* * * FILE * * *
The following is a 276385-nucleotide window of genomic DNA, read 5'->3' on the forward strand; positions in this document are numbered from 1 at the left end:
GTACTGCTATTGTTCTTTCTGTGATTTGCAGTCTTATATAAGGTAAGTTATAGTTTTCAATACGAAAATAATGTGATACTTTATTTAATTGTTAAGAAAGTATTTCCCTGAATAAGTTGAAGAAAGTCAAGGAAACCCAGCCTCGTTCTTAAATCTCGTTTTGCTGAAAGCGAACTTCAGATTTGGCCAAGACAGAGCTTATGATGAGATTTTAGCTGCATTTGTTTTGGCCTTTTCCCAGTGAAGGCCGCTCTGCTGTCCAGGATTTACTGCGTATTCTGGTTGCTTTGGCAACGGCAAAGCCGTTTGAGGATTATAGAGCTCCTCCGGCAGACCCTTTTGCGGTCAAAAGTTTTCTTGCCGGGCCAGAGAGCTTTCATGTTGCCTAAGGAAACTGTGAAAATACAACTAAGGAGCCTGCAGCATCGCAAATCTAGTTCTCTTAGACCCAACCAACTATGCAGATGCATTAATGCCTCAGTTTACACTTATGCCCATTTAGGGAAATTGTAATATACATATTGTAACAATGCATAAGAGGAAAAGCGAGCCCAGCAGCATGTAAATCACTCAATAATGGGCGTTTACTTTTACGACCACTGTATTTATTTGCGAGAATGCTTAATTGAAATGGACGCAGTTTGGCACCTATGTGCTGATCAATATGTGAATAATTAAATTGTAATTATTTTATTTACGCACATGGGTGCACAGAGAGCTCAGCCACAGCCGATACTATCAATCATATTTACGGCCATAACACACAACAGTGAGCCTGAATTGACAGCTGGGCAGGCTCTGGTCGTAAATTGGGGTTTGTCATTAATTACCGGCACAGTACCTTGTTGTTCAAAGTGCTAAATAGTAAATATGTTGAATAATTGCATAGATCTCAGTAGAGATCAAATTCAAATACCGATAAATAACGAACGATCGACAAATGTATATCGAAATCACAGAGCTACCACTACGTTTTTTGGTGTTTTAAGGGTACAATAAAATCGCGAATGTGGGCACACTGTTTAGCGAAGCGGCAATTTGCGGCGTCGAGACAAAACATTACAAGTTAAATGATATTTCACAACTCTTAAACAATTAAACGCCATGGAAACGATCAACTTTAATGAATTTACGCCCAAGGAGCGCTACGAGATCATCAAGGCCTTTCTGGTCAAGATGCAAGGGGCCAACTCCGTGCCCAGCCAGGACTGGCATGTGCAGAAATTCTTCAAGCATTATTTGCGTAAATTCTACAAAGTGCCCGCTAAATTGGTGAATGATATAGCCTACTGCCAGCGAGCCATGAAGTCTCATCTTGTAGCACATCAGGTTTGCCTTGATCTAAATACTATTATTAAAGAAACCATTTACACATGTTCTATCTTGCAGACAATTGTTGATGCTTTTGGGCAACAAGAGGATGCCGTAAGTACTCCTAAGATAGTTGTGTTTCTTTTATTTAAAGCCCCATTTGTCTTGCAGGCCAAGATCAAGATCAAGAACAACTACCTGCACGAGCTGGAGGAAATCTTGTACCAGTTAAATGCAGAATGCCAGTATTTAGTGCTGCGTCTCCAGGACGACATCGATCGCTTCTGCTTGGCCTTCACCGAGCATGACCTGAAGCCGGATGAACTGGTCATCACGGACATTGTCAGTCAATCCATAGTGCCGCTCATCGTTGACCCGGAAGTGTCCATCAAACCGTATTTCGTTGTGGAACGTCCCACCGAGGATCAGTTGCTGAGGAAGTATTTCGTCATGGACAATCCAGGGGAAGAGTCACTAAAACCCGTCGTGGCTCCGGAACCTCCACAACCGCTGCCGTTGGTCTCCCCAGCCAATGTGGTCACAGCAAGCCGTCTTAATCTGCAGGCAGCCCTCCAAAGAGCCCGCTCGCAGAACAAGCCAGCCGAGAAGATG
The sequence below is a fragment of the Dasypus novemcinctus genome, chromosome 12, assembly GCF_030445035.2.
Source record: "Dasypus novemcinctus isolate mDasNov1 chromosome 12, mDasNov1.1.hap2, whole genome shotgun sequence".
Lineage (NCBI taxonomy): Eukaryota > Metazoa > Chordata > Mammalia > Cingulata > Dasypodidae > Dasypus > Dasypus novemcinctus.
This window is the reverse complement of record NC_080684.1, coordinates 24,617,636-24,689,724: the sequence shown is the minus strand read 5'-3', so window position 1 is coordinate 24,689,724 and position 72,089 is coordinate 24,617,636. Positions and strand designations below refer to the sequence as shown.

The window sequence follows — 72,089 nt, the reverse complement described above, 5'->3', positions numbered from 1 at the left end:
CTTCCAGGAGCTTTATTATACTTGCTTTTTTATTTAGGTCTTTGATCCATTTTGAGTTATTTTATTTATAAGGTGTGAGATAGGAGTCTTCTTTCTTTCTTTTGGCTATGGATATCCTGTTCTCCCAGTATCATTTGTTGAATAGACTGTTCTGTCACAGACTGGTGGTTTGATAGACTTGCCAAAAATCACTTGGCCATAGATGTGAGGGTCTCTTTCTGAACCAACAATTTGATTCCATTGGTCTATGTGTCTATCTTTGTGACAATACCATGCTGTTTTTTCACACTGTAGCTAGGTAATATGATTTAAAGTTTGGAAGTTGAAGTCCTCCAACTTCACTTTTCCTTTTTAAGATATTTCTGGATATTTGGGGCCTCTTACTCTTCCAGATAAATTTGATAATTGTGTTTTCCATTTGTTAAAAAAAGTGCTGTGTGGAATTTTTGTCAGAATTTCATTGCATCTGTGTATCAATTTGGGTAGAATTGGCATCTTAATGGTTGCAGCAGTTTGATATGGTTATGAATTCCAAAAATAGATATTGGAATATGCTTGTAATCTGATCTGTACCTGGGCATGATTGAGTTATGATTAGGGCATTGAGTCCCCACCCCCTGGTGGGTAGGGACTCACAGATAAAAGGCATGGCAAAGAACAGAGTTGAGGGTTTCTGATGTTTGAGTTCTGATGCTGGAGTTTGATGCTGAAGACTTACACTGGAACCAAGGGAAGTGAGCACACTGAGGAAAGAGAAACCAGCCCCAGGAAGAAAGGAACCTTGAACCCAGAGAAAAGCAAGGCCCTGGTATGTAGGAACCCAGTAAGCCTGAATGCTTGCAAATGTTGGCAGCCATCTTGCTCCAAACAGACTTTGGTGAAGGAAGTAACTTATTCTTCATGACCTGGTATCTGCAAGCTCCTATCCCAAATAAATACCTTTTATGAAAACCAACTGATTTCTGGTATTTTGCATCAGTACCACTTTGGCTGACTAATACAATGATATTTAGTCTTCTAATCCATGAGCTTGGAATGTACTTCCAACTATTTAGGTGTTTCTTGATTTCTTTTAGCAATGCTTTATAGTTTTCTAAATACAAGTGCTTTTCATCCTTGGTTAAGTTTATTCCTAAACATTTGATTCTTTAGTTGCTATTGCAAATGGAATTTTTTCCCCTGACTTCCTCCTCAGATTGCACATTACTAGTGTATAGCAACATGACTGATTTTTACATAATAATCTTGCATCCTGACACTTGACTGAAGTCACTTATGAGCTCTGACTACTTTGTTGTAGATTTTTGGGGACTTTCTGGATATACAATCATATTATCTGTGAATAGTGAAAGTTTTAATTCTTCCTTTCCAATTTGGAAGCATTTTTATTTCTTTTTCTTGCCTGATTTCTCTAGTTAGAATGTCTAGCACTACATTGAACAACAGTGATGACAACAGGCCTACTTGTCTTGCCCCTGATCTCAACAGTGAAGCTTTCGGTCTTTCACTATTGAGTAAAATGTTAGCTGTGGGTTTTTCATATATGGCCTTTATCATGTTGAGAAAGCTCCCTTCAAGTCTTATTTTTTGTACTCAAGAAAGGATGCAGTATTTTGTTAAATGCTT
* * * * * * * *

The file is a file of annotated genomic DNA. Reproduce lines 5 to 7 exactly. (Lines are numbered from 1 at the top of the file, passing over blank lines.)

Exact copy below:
Lineage (NCBI taxonomy): Eukaryota > Metazoa > Chordata > Mammalia > Cingulata > Dasypodidae > Dasypus > Dasypus novemcinctus.
This window is the reverse complement of record NC_080684.1, coordinates 24,617,636-24,689,724: the sequence shown is the minus strand read 5'-3', so window position 1 is coordinate 24,689,724 and position 72,089 is coordinate 24,617,636. Positions and strand designations below refer to the sequence as shown.

The window sequence follows — 72,089 nt, the reverse complement described above, 5'->3', positions numbered from 1 at the left end: